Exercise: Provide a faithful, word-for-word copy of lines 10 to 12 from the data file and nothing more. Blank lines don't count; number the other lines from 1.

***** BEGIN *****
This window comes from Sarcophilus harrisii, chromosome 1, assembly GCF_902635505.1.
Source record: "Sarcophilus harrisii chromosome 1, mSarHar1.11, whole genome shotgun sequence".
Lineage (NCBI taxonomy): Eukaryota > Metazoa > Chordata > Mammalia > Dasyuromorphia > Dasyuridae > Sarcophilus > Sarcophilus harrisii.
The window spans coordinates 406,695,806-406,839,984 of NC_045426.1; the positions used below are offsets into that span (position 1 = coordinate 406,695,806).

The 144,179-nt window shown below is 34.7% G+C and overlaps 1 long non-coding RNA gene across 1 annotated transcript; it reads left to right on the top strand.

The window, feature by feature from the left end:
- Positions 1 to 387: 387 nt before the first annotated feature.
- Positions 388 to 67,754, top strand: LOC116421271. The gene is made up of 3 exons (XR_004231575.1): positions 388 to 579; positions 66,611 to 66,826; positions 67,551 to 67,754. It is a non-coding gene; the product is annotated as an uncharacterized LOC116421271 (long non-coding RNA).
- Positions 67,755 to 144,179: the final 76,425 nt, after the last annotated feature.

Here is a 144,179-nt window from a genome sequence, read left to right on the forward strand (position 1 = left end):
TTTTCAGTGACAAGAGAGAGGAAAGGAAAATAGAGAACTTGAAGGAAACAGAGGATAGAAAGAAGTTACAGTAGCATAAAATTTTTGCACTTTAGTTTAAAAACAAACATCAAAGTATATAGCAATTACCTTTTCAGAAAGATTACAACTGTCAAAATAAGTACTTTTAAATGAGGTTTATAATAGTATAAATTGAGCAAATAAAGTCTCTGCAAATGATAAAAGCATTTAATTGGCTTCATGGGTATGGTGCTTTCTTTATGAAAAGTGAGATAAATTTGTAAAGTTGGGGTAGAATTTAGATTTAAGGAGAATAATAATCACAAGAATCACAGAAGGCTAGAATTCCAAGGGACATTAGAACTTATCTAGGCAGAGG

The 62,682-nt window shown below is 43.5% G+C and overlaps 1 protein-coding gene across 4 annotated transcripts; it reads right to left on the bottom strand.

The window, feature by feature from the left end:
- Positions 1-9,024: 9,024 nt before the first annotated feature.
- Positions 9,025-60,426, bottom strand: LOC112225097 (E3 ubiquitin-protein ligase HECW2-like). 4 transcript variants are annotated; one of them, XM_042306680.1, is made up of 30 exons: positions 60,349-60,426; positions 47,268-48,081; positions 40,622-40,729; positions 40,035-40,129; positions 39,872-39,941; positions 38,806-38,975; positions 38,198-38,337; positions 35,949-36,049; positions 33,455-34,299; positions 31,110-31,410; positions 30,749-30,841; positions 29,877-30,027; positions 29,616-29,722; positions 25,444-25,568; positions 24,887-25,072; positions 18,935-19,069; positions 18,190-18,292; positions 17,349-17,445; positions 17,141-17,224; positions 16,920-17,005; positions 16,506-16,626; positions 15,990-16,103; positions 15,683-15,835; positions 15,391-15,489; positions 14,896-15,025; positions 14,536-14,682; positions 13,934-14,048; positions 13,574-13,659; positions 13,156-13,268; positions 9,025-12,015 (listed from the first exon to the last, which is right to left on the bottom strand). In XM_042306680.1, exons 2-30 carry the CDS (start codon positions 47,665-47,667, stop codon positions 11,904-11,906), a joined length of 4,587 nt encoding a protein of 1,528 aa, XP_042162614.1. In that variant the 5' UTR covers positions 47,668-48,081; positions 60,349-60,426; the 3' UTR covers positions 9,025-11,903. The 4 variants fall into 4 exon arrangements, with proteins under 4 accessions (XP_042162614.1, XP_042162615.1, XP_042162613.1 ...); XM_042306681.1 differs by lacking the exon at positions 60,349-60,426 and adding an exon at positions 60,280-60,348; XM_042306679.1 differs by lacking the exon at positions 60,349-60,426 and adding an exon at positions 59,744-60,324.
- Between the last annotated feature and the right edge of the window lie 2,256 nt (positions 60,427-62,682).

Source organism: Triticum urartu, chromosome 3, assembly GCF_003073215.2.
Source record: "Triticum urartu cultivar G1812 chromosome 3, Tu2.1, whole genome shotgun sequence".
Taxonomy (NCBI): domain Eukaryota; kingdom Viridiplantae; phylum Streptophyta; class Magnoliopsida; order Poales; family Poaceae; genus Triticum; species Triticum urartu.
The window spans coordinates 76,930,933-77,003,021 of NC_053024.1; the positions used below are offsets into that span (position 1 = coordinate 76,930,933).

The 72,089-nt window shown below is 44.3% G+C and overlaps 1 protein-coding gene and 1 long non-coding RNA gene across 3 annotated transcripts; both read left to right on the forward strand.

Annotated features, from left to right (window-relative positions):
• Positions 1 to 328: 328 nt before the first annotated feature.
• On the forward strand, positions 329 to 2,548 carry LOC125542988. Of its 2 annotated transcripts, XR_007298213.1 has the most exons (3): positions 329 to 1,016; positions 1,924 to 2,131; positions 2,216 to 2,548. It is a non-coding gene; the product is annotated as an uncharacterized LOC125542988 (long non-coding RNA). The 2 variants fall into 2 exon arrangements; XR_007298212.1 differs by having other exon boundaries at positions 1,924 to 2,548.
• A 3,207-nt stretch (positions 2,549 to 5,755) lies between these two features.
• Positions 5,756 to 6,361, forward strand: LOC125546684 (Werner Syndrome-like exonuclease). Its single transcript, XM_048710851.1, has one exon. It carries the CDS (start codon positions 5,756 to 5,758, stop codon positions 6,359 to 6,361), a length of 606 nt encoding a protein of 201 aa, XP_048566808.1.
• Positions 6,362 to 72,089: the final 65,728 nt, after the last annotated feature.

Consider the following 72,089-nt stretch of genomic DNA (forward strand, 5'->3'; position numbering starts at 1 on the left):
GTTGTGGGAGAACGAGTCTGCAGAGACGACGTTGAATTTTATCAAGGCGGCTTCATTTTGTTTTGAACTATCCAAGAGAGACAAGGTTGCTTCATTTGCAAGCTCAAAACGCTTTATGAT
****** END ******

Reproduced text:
Here is a 144,179-nt window from a genome sequence, read left to right on the forward strand (position 1 = left end):
TTTTCAGTGACAAGAGAGAGGAAAGGAAAATAGAGAACTTGAAGGAAACAGAGGATAGAAAGAAGTTACAGTAGCATAAAATTTTTGCACTTTAGTTTAAAAACAAACATCAAAGTATATAGCAATTACCTTTTCAGAAAGATTACAACTGTCAAAATAAGTACTTTTAAATGAGGTTTATAATAGTATAAATTGAGCAAATAAAGTCTCTGCAAATGATAAAAGCATTTAATTGGCTTCATGGGTATGGTGCTTTCTTTATGAAAAGTGAGATAAATTTGTAAAGTTGGGGTAGAATTTAGATTTAAGGAGAATAATAATCACAAGAATCACAGAAGGCTAGAATTCCAAGGGACATTAGAACTTATCTAGGCAGAGG

The 62,682-nt window shown below is 43.5% G+C and overlaps 1 protein-coding gene across 4 annotated transcripts; it reads right to left on the bottom strand.